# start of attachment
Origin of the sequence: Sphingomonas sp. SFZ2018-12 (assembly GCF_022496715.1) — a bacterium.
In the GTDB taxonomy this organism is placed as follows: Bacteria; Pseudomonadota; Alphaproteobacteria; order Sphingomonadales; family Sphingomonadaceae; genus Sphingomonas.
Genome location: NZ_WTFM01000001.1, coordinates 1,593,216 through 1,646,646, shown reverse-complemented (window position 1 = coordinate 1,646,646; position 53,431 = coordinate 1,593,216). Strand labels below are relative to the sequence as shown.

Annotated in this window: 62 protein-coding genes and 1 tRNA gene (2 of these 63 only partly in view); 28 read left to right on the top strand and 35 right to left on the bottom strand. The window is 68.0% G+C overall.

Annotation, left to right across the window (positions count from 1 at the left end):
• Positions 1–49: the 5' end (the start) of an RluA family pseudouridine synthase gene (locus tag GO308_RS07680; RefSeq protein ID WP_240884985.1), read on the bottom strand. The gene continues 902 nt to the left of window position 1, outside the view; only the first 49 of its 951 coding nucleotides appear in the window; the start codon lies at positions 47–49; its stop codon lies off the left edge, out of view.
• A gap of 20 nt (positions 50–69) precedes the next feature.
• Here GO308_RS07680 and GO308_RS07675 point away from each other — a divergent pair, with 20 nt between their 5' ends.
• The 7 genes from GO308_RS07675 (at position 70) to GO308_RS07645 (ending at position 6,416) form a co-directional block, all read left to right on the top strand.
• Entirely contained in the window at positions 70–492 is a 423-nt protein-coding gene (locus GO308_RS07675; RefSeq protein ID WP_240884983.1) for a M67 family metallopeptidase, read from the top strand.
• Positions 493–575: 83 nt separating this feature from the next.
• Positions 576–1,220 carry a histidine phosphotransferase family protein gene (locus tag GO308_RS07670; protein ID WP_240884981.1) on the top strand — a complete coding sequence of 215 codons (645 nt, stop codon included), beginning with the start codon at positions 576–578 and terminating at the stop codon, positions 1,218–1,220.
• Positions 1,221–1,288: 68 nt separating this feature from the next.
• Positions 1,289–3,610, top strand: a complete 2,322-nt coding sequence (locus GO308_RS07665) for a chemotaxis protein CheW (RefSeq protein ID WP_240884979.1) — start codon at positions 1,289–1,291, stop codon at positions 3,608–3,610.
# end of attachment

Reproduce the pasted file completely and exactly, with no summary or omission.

Origin of the sequence: Sphingomonas sp. SFZ2018-12 (assembly GCF_022496715.1) — a bacterium.
In the GTDB taxonomy this organism is placed as follows: Bacteria; Pseudomonadota; Alphaproteobacteria; order Sphingomonadales; family Sphingomonadaceae; genus Sphingomonas.
Genome location: NZ_WTFM01000001.1, coordinates 1,593,216 through 1,646,646, shown reverse-complemented (window position 1 = coordinate 1,646,646; position 53,431 = coordinate 1,593,216). Strand labels below are relative to the sequence as shown.

Annotated in this window: 62 protein-coding genes and 1 tRNA gene (2 of these 63 only partly in view); 28 read left to right on the top strand and 35 right to left on the bottom strand. The window is 68.0% G+C overall.

Annotation, left to right across the window (positions count from 1 at the left end):
• Positions 1–49: the 5' end (the start) of an RluA family pseudouridine synthase gene (locus tag GO308_RS07680; RefSeq protein ID WP_240884985.1), read on the bottom strand. The gene continues 902 nt to the left of window position 1, outside the view; only the first 49 of its 951 coding nucleotides appear in the window; the start codon lies at positions 47–49; its stop codon lies off the left edge, out of view.
• A gap of 20 nt (positions 50–69) precedes the next feature.
• Here GO308_RS07680 and GO308_RS07675 point away from each other — a divergent pair, with 20 nt between their 5' ends.
• The 7 genes from GO308_RS07675 (at position 70) to GO308_RS07645 (ending at position 6,416) form a co-directional block, all read left to right on the top strand.
• Entirely contained in the window at positions 70–492 is a 423-nt protein-coding gene (locus GO308_RS07675; RefSeq protein ID WP_240884983.1) for a M67 family metallopeptidase, read from the top strand.
• Positions 493–575: 83 nt separating this feature from the next.
• Positions 576–1,220 carry a histidine phosphotransferase family protein gene (locus tag GO308_RS07670; protein ID WP_240884981.1) on the top strand — a complete coding sequence of 215 codons (645 nt, stop codon included), beginning with the start codon at positions 576–578 and terminating at the stop codon, positions 1,218–1,220.
• Positions 1,221–1,288: 68 nt separating this feature from the next.
• Positions 1,289–3,610, top strand: a complete 2,322-nt coding sequence (locus GO308_RS07665) for a chemotaxis protein CheW (RefSeq protein ID WP_240884979.1) — start codon at positions 1,289–1,291, stop codon at positions 3,608–3,610.